• If I want a better breakfast do I let people patent the steps in making waffles or do I let them patent an automatic waffle maker.

        I see little advantage in the first over the second except that it lets them be lazier and not bother designing a machine to do it automatically.

        • by Grond (15515)

          If I want a better breakfast do I let people patent the steps in making waffles or do I let them patent an automatic waffle maker.

          I see little advantage in the first over the second except that it lets them be lazier and not bother designing a machine to do it automatically.

          First, a well written patent on a method for making waffles would actually read on an automatic waffle maker because it would only describe the essential steps of making waffles and not claim specifics like mixing by hand. Of course, th

          • Patents are supposed to be on inventions not ideas.

            I see only a barrier to the company doing something productive by trying to build a machine to do the task- especially since the method patent owners wouldn't likely be happy to invite competition and are perfectly free to tell the real productive company to fuck off and not compete with them and the method they charge people a lot of money to do by hand and turning it into a faster and easier test with a machine would only drive down the percieved value.

            Th

      • by drew30319 (828970)

        Subject matter is too crude a tool to filter out undesirable patents.

        I agree that we would not want subject matter to be the only test but that's fortunately not the case. I think that it makes sense that subject matter be used as an initial hurdle however. I read the Bilski ruling as indicating a general reluctance by SCOTUS to patent processes but they wanted to avoid a bright-line ruling to allow for processes in unanticipated technologies that are more appropriate candidates.

        The issue here is that in

  • Since, this is obviously something new, and very original idea, do you have to pay a fee to go to Paradise? Or even Hell? Or even talking about??
  • I guess this means the aliens are going to take their probes and find another planet populated by meatbags.
  • by krsmav (1410223) on Friday July 02, 2010 @04:04PM (#32779646)
    IAAL. When SCOTUS takes a patent case, they're like a bull in a china shop. They're not engineers or patent lawyers, so they undo a lot of stuff that has been carefully worked out by the Patent Office and special patent courts. That said, the area of non-device patents has grown enormously over the last few years, and there was a great need to set some ground-rules to cut back on overreaching claims while giving people with new ideas a chance to make a profit from their innovations. In my view, Bilski is a monster (and necessary) bitch slap for methodology patents, which had gotten out of bounds. (IMO, the next one will come on copyright overreaching.) The Supremes deliberately left the opinion vague to let the experts work out the details.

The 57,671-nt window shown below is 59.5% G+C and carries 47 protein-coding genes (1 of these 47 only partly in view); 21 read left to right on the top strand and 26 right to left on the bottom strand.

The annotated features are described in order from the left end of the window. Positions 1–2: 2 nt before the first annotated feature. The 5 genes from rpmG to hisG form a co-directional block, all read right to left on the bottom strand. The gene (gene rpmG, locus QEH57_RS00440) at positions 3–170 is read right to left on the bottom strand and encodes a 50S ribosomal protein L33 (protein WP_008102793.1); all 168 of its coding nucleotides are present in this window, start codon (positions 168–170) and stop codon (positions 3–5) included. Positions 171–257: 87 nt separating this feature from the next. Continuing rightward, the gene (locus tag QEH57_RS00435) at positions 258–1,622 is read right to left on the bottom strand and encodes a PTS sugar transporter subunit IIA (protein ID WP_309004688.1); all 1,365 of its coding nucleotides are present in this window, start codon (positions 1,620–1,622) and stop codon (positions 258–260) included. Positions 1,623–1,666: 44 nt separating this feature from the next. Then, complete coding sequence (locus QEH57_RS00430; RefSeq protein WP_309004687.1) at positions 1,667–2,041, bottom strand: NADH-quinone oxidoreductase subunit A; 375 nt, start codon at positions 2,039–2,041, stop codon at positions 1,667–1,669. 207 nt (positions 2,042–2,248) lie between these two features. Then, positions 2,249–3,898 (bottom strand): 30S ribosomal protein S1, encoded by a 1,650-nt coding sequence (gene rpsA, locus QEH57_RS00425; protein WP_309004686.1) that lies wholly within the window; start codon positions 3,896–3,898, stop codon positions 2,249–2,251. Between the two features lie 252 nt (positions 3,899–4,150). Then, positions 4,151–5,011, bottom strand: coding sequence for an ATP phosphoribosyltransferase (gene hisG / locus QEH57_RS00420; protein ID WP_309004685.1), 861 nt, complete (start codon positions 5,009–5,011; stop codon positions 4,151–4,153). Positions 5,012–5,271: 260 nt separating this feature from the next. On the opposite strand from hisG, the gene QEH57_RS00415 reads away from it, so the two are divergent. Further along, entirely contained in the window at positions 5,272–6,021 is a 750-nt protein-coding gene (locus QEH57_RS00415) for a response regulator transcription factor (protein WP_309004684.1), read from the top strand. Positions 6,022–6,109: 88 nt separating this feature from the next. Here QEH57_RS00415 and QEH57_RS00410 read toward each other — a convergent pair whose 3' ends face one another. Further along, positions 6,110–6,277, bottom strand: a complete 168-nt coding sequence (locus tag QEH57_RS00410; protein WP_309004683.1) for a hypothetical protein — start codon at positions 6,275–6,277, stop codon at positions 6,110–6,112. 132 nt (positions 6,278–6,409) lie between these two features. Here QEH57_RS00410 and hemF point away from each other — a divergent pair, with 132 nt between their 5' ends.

• by BitterOak (537666)

      IAAL. When SCOTUS takes a patent case, they're like a bull in a china shop. They're not engineers or patent lawyers, so they undo a lot of stuff that has been carefully worked out by the Patent Office and special patent courts.

      Just because that "stuff" has been carefully worked out by the Patent Office and Patent courts doesn't mean the results are in the best interests of the population as a whole. Remember, that the Patent Office's "customers" are the people applying for patents, but patent law should strike a balance between those interests and the rest of the population (including others who want to innovate). Some patent protection is necessary to promote potentially costly research and development, but too much can stifle

    • Nothing, as near as I can tell, has been "carefully worked out" by the courts or the Patent Office. The PAtent office is a patent granting machine because it has become a profit center for the government instead of a cost center executing an expensive but necessary regulatory action. The patent courts likewise have not worked anything out "carefully" because a court can not "think" it can only "rule on the questions before it" and none of the litigants with enough money to see it through have asked the impo